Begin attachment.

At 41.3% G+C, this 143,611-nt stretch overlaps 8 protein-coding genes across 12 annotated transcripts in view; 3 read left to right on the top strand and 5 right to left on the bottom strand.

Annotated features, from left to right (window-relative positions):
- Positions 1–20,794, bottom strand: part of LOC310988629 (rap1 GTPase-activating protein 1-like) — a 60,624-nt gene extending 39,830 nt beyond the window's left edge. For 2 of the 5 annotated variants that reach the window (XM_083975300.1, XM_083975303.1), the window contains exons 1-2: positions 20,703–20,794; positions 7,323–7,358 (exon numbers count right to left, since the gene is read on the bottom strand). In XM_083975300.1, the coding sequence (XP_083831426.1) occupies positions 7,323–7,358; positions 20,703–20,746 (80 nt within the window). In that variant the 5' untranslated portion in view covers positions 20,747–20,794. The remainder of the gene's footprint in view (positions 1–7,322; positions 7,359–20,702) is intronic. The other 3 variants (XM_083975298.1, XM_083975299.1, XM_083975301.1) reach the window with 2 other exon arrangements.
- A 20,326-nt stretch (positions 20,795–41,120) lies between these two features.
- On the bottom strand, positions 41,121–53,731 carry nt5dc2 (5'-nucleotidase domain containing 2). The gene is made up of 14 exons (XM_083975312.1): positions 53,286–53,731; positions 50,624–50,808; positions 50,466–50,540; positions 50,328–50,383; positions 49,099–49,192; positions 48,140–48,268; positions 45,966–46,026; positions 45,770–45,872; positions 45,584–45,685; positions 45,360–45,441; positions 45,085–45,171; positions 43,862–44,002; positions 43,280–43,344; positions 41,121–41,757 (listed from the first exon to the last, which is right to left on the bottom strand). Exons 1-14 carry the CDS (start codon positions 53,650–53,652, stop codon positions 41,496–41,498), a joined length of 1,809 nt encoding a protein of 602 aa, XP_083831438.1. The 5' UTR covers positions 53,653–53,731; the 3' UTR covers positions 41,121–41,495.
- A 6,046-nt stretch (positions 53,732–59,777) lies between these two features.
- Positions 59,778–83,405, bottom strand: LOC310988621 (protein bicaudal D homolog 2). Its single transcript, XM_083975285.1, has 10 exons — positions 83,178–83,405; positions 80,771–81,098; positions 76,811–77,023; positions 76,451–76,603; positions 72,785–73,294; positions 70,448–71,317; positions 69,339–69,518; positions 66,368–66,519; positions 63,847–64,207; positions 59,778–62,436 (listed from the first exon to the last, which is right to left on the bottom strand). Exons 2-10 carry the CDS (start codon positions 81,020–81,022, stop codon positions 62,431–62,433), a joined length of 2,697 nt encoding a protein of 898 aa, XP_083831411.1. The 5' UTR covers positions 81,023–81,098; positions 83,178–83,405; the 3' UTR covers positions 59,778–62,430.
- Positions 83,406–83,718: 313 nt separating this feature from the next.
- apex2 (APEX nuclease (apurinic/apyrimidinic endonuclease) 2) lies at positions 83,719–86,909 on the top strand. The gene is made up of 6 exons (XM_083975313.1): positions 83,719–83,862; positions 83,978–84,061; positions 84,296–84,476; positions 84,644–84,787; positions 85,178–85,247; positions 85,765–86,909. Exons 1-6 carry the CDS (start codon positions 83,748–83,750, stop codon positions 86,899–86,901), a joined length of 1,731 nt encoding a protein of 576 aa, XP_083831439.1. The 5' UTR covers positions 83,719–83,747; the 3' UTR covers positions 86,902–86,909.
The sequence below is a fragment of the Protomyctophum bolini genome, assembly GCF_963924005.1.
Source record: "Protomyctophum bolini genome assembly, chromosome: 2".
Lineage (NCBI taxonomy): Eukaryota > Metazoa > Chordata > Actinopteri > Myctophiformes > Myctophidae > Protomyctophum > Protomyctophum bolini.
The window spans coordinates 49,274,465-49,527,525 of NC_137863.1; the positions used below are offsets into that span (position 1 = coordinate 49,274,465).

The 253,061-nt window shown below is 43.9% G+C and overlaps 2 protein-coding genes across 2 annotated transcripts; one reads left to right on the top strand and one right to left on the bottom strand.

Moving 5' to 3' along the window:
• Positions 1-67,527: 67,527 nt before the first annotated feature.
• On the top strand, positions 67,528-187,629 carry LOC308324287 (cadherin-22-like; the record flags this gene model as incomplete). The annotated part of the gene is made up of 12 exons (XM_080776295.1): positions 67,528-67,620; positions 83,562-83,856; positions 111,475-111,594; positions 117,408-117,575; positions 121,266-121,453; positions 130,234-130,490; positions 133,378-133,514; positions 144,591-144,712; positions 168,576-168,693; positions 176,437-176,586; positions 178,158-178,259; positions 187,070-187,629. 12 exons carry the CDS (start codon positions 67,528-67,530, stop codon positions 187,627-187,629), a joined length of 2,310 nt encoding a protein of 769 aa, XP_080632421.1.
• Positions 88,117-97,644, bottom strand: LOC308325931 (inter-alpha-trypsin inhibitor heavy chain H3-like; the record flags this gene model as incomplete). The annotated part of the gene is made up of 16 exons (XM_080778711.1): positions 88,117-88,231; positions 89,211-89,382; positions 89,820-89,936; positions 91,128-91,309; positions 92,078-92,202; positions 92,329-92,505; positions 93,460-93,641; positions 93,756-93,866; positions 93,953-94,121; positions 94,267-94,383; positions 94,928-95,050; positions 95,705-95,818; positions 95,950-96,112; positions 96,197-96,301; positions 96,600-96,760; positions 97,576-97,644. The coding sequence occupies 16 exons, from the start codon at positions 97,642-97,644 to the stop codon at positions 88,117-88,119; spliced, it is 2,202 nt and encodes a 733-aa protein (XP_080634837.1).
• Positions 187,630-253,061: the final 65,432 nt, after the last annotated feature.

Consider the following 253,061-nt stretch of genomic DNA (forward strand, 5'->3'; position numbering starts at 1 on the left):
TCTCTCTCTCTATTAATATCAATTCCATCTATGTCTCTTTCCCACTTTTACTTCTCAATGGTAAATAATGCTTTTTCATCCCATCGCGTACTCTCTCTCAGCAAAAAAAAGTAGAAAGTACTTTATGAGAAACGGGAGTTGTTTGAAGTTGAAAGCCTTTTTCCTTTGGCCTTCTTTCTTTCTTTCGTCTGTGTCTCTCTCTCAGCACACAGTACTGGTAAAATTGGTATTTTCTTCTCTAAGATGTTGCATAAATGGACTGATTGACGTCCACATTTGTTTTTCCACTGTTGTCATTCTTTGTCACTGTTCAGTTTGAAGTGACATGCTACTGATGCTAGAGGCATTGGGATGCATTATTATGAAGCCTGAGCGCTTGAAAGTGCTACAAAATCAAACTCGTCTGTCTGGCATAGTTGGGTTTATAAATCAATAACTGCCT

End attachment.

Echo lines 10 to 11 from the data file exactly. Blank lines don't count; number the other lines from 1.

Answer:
The sequence below is a fragment of the Protomyctophum bolini genome, assembly GCF_963924005.1.
Source record: "Protomyctophum bolini genome assembly, chromosome: 2".